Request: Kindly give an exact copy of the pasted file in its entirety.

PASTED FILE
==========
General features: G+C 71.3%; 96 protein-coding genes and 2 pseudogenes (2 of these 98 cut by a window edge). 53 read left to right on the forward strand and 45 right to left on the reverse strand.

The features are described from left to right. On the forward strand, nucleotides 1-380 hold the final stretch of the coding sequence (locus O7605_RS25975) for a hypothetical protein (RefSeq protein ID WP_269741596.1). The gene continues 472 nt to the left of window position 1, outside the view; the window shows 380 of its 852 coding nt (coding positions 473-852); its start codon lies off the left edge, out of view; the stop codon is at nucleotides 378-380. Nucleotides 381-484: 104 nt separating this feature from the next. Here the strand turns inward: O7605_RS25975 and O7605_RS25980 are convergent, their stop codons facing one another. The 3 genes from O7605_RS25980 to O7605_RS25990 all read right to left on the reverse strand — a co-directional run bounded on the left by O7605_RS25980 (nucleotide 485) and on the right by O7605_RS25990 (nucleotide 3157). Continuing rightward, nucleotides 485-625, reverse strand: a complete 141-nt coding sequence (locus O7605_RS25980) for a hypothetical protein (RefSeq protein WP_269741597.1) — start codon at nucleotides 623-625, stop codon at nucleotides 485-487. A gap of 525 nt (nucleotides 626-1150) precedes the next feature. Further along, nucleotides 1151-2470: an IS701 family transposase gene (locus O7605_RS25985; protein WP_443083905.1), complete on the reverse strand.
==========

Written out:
General features: G+C 71.3%; 96 protein-coding genes and 2 pseudogenes (2 of these 98 cut by a window edge). 53 read left to right on the forward strand and 45 right to left on the reverse strand.

The features are described from left to right. On the forward strand, nucleotides 1-380 hold the final stretch of the coding sequence (locus O7605_RS25975) for a hypothetical protein (RefSeq protein ID WP_269741596.1). The gene continues 472 nt to the left of window position 1, outside the view; the window shows 380 of its 852 coding nt (coding positions 473-852); its start codon lies off the left edge, out of view; the stop codon is at nucleotides 378-380. Nucleotides 381-484: 104 nt separating this feature from the next. Here the strand turns inward: O7605_RS25975 and O7605_RS25980 are convergent, their stop codons facing one another. The 3 genes from O7605_RS25980 to O7605_RS25990 all read right to left on the reverse strand — a co-directional run bounded on the left by O7605_RS25980 (nucleotide 485) and on the right by O7605_RS25990 (nucleotide 3157). Continuing rightward, nucleotides 485-625, reverse strand: a complete 141-nt coding sequence (locus O7605_RS25980) for a hypothetical protein (RefSeq protein WP_269741597.1) — start codon at nucleotides 623-625, stop codon at nucleotides 485-487. A gap of 525 nt (nucleotides 626-1150) precedes the next feature. Further along, nucleotides 1151-2470: an IS701 family transposase gene (locus O7605_RS25985; protein WP_443083905.1), complete on the reverse strand.